It's a bit depressing to read stories over and over about things going wrong and people dying, but it's a good read for anyone in the human factors/usability field. It gives an idea of the importance of understanding the full system in the context of use and how little things can make a big difference.
Oct 12, 2013 rated it really liked it
The background to all those screwups you've heard about in the past (does Therac ring a bell?), but not a very entertaining read. After some 12 stories (there are 20 in total) you feel where "this is going", and feel sorry for the main characters already...
Reader Girl
Jan 16, 2016 rated it it was amazing
A quick, fascinating read.
Trendy Chen
May 26, 2017 rated it it was amazing
This was the only textbook that I enjoyed reading. This book goes beyond as a textbook. Anyone can pick it up and I recommend they do, especially for engineering students.
Nov 21, 2014 rated it liked it
A very dark set of true stories where poor technology design resulted in terrible accidents... often fatal. These are cautionary tales, not bedtime stories.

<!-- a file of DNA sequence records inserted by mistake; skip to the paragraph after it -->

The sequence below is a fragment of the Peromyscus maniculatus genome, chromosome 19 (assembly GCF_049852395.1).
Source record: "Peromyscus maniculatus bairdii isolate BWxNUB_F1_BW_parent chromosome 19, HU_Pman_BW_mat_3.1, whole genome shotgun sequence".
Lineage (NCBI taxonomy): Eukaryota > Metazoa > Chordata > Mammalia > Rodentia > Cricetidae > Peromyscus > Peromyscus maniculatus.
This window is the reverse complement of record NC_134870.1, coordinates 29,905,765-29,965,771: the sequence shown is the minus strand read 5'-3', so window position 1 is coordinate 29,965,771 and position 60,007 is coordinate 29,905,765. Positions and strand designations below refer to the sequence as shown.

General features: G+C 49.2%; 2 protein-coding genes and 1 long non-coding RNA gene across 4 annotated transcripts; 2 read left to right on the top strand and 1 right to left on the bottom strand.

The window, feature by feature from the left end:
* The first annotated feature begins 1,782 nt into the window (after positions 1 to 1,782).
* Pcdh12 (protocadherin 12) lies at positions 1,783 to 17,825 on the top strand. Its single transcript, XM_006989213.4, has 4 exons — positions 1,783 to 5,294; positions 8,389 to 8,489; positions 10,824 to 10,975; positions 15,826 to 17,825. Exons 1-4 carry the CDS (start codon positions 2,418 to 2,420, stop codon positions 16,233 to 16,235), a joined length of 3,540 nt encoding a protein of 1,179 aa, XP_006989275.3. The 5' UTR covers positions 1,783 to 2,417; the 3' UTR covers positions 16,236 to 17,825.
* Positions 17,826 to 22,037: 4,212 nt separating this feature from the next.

Polly ?
Oct 14, 2013 rated it liked it
Some of the stories I wished were fiction due to their grusome outcomes. This book really makes you take a second look at how much you take technology for granted.
Oct 15, 2012 rated it really liked it
Really liked this book. It serves its purpose very well and the stories are extremely interesting!
Aug 07, 2011 rated it really liked it
Recommends it for: My boys
Shelves: engineering, disaster
Once I started reading this book, I read it in a few days.

There are other books that detail technology snafus. What are their titles?
Ann Bensley